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article imageAlberta unveils legislation designed to cripple B.C. citizens

By Karen Graham     Apr 16, 2018 in Politics
Premier John Horgan was assured by Prime Minister Trudeau the federal government would not punish B.C. citizens over the Trans Mountain dispute, but that promise did not include Alberta - which has unveiled legislation that will cripple B.C.
The Alberta government has introduced legislation that would give the energy minister, Marg McCuaig-Boyd the power to restrict the flow of oil, gasoline and natural gas leaving the province, reports 660 News.
Bill 12, titled "Preserving Canada's Economic Prosperity Act," gives the Alberta government the ability to retaliate against the B.C. government for any delays to the Trans Mountain Pipeline expansion, including driving up gas prices, and restricting exports to the province that would include gasoline, oil, diesel and natural gas. The bill passed the First Reading on Monday.
"We are very committed to putting pressure on B.C. to come around and focus on what this pipeline actually means," Alberta Premier Rachel Notley said.
The legislation, if passed, will give Alberta's energy minister the power to require companies to get "permits to ship oil and refined products such as gasoline and diesel – as the government determines necessary." This is something totally new because, in the past, firms were not required to get permits to ship or deliver energy products. Corporations that violate terms of a license face a fine of $10 million a day.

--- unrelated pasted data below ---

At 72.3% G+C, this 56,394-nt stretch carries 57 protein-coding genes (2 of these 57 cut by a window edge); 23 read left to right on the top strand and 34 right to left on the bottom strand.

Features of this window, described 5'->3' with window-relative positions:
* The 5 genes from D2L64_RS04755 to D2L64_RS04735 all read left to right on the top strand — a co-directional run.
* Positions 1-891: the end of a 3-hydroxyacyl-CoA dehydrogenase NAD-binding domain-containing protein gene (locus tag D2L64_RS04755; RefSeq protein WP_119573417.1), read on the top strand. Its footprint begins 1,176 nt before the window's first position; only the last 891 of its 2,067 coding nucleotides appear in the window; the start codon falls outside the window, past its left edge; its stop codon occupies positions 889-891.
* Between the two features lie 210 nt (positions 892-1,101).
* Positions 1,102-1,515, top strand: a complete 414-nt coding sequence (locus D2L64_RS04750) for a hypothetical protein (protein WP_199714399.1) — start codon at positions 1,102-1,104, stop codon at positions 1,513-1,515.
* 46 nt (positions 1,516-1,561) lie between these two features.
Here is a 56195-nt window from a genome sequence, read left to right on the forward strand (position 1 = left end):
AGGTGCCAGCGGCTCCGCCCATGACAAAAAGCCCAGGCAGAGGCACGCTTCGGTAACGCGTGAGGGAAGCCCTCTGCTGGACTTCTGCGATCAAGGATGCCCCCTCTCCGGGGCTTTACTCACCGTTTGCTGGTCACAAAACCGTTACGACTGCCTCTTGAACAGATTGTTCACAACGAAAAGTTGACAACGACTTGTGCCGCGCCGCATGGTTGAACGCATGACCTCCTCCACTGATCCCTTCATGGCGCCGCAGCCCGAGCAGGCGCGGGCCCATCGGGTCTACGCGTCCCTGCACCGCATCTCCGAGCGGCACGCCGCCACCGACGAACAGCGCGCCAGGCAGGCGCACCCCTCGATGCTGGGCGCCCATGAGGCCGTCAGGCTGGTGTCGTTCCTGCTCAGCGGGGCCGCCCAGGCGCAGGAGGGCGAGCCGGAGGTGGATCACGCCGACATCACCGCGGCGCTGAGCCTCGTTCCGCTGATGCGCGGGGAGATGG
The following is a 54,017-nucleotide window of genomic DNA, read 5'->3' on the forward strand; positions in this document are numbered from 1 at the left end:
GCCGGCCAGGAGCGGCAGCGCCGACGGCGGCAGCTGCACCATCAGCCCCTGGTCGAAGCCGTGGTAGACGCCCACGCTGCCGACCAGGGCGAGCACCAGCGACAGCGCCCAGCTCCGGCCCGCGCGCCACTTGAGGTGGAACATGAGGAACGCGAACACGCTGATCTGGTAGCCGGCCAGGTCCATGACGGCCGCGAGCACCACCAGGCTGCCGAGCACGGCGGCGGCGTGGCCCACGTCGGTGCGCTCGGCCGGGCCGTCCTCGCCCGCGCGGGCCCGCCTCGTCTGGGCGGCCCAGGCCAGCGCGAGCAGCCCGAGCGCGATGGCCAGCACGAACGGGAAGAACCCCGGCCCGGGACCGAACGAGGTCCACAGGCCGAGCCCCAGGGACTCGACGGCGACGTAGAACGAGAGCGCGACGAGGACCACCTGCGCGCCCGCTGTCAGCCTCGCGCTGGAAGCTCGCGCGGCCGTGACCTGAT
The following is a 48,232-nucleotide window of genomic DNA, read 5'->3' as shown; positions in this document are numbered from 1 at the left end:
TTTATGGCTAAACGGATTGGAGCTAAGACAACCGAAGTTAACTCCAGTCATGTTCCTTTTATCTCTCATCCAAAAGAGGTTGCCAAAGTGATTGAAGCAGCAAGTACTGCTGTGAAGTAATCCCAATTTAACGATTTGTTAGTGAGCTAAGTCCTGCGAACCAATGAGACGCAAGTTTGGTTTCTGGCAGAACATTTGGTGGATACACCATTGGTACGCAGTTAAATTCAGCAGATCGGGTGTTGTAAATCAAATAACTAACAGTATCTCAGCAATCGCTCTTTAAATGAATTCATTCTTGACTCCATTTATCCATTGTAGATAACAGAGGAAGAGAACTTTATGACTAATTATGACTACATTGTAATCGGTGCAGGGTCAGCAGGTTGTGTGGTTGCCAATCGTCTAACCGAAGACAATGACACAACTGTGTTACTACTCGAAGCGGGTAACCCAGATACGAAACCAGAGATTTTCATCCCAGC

Alberta Premier Rachel Notley was quoted by the Globe and Mail as saying the legislation is all about getting the best price for Alberta’s bitumen and refined products ' but it's also about sending a message to British Columbia.
According to the National Energy Board, most of the gasoline used in B.C. comes via the existing Trans Mountain pipeline. Notley told reporters she hoped the legislation would not have to be used, saying it was less about punishing the western province and more about Alberta having "strategic control" over its resources.
The big May 31 deadline is key
Notley also cited the May 31 deadline given by Kinder-Morgan last weekend for keeping the project alive. Notley said if on May 31 her province is seeing significant investor uncertainty about the prospects of any increased pipeline capacity being built, “then that might be the point at which we’re going to have to be a lot more strategic around what products get shipped to what markets, by what means.”
This might also force Alberta to divert crude oil shipments to rail and truck to free up the pipeline for bitumen. Af course, Alberta would love to see John Horgan deep in political turmoil if this were to happen because while gasoline prices are already rising in B.C., they would go up sharply if the pipeline was turned off at the source.
More about Alberta, Bill 12, restrict flow of gas and oil, British columbia, trans mountain pipeline
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